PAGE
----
I married a cat person, who wanted cats, cats and more cats. I came from a dog family, where my mother had nasty little dogs like the Pekinese that bit me on the nose. (Perhaps as a young boy I shouldn’t have been torturing him by blowing in his face, giving him easy access; I don’t know).
We already had three young daughters. I was struggling mightily to raise them, when the oldest, seventeen at the time, brought home a stray long hair kitten. I objected, put my foot down, no pets allowed. And within a week my wife and daughters had welcomed Sugar into our home.
I must admit, Sugar was a very cute little ball of fur. She immediately stole everyone’s heart. On the other hand, I was almost banished from the family. One morning, bright and early, I was fixing breakfast while the girls got ready for school. I went out onto the deck to look at the lake, and didn’t notice that little Sugar, a few months old, had followed me. She tried to jump onto the deck rail, missed and I watched in horror as she fell from the deck to the ground.
I screamed something like, “I think I just killed the cat!”, and I ran downstairs towards the sliding glass door to the area under the deck. Not entirely awake, and panicked, a near fatal combination, I threw open the sliding glass door and ran face first into the closed screen. I fell down, laying half in and half out of the house. My loving family, just behind me, ran right over the top of me as they raced outside to see if Sugar was okay. They found her sitting in a large azalea bush, none worse for the wear but a little startled. The cat was fine, but it took several days for their footprints to disappear from my various body parts.
I decreed that if we were going to have a cat, she would have to be spayed. She was an outdoor cat, and I didn’t want her to multiply like, well…a cat. My wife was of the opinion that it would be good for our girls to witness the miracle of childbirth. So a year later Sugar came home from a night on the town, pregnant. Cats, cats and more cats. Help!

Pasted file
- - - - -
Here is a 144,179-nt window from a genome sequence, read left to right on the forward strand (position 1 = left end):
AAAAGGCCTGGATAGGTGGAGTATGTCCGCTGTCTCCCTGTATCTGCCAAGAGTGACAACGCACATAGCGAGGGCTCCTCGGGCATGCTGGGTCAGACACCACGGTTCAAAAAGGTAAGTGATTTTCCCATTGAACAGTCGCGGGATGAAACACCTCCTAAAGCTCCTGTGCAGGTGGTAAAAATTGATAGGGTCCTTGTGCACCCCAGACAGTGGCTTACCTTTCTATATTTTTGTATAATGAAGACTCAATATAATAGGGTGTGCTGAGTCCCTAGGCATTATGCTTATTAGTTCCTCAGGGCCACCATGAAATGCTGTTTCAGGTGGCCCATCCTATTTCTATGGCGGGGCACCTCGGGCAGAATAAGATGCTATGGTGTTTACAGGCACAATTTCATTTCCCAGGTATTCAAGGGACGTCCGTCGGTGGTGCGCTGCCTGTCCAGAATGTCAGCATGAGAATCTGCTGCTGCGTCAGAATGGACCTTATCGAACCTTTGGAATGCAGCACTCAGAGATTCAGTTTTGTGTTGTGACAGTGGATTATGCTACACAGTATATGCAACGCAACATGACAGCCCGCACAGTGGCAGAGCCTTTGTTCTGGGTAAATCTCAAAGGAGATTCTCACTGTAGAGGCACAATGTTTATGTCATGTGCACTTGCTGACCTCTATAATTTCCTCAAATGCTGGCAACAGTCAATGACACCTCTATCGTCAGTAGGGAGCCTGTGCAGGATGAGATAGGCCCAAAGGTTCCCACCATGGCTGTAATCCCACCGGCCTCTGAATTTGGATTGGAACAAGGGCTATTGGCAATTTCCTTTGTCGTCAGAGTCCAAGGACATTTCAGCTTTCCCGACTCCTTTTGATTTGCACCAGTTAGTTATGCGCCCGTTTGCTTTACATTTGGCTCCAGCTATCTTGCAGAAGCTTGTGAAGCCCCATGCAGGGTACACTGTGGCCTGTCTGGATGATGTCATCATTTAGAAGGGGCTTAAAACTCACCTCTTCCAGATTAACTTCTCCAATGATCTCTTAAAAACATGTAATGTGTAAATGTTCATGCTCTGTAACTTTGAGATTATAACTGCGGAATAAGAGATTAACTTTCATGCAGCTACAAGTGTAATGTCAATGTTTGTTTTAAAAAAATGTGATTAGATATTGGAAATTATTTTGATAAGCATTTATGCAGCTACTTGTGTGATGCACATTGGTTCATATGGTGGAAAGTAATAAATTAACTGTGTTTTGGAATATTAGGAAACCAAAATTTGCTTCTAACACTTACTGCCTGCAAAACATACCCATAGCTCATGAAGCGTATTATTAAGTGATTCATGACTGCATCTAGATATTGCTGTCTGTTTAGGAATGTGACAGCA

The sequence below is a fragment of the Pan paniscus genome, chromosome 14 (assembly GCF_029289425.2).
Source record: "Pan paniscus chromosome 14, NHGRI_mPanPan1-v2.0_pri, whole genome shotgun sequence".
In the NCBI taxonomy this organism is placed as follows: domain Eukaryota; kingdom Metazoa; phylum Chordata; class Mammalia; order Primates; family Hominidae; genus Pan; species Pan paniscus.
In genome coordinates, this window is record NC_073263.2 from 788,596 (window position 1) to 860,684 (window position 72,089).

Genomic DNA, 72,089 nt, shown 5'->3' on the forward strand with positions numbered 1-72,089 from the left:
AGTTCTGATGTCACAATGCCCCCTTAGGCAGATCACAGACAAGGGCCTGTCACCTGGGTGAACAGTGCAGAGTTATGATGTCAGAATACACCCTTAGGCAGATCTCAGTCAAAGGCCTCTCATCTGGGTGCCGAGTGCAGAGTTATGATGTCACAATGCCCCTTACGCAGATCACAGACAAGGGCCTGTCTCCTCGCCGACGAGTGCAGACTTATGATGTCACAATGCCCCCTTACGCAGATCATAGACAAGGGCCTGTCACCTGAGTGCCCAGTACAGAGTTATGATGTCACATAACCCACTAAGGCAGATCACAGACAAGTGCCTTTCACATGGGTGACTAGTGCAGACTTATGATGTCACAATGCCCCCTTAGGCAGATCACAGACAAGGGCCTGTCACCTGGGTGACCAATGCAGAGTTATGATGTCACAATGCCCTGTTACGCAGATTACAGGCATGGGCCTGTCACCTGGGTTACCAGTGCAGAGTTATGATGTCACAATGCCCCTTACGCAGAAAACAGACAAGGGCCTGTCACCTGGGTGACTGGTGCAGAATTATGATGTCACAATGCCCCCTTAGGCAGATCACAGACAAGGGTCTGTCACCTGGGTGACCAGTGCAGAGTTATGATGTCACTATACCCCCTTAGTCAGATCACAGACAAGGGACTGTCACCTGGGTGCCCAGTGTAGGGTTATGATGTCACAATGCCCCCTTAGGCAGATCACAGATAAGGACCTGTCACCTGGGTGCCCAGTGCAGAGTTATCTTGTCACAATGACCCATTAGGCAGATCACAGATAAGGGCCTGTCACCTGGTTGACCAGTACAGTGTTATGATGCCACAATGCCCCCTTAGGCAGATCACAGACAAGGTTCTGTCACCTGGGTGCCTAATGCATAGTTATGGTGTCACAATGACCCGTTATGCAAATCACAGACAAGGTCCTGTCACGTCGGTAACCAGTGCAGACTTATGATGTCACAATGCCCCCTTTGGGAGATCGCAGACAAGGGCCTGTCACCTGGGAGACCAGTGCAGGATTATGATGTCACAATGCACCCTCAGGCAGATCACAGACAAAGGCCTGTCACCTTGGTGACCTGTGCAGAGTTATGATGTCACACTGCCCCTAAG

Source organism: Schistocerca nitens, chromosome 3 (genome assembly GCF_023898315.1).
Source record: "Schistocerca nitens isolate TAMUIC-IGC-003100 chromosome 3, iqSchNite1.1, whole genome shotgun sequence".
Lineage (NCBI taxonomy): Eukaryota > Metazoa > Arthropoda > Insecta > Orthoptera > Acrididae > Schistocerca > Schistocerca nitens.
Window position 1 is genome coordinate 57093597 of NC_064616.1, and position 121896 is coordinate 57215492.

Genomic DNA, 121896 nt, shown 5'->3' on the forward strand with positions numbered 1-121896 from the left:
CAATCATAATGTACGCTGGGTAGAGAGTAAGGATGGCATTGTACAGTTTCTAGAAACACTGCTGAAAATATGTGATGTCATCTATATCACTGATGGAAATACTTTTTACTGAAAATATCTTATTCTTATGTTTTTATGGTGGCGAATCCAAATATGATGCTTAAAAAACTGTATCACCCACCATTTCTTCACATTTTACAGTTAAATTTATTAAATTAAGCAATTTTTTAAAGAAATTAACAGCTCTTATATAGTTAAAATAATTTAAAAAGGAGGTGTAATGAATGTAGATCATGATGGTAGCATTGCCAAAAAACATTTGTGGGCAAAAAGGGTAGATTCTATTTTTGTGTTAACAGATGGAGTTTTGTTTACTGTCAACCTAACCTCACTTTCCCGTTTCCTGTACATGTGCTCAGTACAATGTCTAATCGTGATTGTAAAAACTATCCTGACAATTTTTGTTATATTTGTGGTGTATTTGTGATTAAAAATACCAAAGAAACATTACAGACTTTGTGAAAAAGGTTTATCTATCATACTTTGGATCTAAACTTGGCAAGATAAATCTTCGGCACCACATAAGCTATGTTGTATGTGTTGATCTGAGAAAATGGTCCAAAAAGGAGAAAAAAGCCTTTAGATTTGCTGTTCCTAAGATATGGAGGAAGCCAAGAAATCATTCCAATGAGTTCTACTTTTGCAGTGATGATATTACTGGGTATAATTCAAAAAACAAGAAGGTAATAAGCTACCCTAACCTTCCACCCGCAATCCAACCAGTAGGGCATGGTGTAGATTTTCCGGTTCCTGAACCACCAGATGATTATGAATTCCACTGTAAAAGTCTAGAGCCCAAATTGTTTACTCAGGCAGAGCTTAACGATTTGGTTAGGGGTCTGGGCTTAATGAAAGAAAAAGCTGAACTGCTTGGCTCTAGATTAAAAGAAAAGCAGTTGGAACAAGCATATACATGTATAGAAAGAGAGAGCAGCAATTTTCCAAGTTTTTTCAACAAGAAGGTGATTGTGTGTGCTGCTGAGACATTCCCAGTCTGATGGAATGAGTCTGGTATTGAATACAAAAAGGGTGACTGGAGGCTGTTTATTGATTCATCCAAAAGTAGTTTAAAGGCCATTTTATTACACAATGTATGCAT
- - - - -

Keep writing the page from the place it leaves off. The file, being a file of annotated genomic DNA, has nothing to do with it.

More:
My wife had a cat when she was in college. She had also worked for a vet. She assured me that the first litter would be small, one or two kittens at the most. I went out of town on business, and I returned to a litter of seven tiny fur balls. They were cute, but I was not about to live in a house with eight cats. So, I decreed that we would keep only one, the single male in the litter, an orange tabby. I was determined to avoid cats, cats and more cats.
When the dust cleared, we had Sugar, her son, Norbert, and the runt or the litter, a little black cat the girls named Cookie. I considered this a win.
We lived in the country, and all three cats stayed outdoors much of the time. However, they came in the house every day to eat and sleep. Our lungs, and the house and HVAC system, filled up with cat hair. In spite of weekly dusting and vacuuming, I believe I suffered as many hair balls as the cats.
I learned a lot about cats during those years of cats, cats and more cats. For example, the mother cat adopted our youngest daughter. One time I yelled at our daughter, and followed her to her room to chastise her further. Sugar came running and placed herself between my daughter and me, in protect mode. I never hit my children, but I’m convinced if I had, Sugar would have eaten me for lunch.
That same youngest daughter used to dress Sugar up in clothes and push her around in a baby buggy. That cat was incredibly tolerant. She seemed to know it was her job to entertain the child at all costs, and she never complained. I felt kind of sorry for her when she was being dragged around, in full costume. The look on her face clearly said, “Please help me.”